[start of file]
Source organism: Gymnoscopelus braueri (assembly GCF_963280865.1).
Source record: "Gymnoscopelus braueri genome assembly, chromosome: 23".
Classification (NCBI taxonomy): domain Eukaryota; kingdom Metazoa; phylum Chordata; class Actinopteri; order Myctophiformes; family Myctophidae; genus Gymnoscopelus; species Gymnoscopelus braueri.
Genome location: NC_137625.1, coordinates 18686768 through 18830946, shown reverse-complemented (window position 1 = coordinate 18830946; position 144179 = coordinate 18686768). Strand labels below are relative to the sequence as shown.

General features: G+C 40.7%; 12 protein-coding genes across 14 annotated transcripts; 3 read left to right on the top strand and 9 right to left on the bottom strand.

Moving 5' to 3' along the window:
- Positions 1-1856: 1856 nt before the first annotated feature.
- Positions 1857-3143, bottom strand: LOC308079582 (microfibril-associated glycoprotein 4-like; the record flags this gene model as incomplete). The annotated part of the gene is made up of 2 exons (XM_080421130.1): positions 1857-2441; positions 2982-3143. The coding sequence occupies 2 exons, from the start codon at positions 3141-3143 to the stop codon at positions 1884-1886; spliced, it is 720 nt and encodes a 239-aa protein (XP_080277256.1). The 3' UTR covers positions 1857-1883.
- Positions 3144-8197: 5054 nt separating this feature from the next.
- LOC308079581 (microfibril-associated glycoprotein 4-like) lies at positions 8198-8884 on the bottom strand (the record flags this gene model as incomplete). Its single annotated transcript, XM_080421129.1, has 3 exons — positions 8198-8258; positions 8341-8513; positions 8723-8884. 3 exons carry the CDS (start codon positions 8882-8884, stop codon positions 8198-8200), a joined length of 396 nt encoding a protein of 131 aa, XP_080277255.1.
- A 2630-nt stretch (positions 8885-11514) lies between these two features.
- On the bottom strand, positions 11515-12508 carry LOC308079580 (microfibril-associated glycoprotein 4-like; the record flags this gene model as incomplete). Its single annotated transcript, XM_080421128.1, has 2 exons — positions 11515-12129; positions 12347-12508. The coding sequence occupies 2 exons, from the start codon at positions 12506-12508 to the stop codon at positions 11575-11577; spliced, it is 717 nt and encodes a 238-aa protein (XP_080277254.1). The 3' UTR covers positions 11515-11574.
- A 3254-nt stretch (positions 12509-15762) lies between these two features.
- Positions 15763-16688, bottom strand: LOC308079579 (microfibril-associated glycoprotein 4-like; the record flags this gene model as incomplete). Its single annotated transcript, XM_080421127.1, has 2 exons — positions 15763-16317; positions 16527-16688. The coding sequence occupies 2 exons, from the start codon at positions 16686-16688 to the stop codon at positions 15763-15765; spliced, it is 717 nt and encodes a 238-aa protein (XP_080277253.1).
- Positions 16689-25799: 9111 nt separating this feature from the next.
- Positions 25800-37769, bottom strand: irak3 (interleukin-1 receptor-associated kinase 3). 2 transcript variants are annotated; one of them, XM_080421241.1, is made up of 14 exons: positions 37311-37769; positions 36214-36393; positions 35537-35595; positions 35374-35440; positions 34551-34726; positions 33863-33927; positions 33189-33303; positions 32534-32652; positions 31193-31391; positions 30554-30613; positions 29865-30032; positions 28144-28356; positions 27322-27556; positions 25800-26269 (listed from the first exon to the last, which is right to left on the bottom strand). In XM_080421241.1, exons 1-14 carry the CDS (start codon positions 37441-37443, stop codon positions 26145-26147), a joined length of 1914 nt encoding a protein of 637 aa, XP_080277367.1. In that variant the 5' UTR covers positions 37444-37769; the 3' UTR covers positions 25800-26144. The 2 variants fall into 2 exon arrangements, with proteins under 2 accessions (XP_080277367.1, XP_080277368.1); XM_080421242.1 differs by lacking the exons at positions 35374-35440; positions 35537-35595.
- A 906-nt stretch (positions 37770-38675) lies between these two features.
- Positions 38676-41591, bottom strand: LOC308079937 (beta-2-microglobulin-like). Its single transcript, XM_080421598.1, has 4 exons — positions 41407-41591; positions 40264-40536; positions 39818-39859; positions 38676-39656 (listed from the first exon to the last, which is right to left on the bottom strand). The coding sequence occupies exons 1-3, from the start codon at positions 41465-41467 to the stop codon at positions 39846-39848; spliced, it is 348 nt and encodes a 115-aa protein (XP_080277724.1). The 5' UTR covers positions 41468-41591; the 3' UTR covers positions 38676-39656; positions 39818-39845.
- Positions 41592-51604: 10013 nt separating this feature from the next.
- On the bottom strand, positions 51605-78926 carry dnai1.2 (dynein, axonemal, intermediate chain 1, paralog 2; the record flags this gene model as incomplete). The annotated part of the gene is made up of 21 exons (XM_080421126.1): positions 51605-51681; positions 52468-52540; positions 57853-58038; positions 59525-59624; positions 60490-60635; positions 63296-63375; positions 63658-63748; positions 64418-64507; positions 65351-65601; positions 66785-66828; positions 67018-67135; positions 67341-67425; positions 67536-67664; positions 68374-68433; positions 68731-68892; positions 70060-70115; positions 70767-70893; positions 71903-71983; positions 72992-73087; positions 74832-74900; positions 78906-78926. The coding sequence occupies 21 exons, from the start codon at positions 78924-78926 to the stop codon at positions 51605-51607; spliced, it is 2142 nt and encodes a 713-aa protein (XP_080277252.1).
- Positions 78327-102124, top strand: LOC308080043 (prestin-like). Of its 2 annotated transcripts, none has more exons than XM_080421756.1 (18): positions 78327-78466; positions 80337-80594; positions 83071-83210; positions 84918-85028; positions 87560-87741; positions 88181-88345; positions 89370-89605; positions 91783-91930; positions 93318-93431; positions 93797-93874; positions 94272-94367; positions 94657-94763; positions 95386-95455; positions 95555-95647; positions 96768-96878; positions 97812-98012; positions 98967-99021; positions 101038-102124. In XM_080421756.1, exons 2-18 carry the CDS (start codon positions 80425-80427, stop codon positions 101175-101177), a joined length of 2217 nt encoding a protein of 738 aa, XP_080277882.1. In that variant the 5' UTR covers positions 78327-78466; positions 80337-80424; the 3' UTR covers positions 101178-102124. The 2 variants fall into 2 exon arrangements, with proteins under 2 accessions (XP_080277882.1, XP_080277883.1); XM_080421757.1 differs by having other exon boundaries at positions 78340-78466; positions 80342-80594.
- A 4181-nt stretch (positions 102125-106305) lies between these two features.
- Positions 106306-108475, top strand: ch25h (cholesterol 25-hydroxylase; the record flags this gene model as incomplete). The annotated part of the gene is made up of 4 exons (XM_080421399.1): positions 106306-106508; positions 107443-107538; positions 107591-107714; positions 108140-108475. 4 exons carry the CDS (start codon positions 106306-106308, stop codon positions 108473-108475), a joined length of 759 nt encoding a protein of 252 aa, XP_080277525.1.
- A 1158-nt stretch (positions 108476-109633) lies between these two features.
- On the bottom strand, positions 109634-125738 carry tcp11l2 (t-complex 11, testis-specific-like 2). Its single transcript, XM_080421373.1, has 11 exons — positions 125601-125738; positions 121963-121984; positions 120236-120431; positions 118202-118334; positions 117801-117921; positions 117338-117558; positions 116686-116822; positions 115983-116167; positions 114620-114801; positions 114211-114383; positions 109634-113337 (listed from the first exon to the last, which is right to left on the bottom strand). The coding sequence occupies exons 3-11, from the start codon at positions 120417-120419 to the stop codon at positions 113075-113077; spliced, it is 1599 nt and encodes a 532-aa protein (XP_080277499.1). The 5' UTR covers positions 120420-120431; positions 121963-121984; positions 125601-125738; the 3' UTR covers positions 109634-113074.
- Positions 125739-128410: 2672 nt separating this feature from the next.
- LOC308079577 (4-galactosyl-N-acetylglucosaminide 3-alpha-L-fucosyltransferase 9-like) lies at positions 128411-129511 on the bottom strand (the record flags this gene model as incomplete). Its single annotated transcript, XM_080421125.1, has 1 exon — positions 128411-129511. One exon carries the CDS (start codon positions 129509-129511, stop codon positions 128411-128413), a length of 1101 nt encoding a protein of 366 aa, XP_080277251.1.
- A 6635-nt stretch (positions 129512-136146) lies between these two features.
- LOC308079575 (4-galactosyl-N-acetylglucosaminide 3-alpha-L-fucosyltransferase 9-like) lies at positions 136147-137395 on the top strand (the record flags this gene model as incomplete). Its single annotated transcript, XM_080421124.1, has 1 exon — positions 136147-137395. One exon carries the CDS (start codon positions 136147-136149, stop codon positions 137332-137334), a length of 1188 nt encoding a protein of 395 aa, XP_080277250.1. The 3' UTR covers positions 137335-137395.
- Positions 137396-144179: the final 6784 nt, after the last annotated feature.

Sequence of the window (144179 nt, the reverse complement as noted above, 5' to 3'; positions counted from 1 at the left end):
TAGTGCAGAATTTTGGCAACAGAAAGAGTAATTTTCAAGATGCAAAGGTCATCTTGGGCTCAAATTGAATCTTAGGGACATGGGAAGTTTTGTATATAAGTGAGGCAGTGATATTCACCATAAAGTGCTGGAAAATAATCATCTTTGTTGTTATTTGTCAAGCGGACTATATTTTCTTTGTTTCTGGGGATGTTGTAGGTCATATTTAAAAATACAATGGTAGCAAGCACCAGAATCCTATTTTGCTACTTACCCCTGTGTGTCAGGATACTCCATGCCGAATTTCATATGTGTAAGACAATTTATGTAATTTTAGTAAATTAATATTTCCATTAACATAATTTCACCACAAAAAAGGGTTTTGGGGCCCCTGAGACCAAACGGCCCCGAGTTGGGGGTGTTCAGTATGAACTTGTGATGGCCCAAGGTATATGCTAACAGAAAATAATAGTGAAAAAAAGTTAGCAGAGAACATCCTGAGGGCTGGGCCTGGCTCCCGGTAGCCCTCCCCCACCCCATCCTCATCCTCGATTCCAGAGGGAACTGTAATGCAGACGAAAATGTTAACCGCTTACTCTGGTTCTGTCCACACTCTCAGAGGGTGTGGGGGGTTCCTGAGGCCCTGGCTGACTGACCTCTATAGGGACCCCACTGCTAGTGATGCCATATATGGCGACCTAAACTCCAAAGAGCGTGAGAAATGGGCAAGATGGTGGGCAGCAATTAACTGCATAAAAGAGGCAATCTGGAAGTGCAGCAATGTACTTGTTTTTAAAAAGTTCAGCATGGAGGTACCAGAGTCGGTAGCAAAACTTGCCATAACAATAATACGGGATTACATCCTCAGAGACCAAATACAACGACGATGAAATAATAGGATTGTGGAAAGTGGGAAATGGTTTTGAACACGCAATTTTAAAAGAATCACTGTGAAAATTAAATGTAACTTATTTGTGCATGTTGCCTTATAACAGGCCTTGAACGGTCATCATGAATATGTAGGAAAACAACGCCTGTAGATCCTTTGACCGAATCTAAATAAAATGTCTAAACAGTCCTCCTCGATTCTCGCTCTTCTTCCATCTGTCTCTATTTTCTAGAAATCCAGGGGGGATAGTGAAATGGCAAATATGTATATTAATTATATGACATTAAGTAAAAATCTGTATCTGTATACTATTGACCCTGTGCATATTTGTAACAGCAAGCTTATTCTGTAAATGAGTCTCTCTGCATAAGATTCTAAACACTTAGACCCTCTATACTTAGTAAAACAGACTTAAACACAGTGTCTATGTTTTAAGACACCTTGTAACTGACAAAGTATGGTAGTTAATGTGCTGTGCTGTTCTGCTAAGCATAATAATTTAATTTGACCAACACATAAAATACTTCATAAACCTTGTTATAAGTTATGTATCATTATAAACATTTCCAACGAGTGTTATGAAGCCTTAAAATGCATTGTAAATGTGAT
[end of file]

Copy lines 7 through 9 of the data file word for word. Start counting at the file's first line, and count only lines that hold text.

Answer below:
- Positions 1-1856: 1856 nt before the first annotated feature.
- Positions 1857-3143, bottom strand: LOC308079582 (microfibril-associated glycoprotein 4-like; the record flags this gene model as incomplete). The annotated part of the gene is made up of 2 exons (XM_080421130.1): positions 1857-2441; positions 2982-3143. The coding sequence occupies 2 exons, from the start codon at positions 3141-3143 to the stop codon at positions 1884-1886; spliced, it is 720 nt and encodes a 239-aa protein (XP_080277256.1). The 3' UTR covers positions 1857-1883.
- Positions 3144-8197: 5054 nt separating this feature from the next.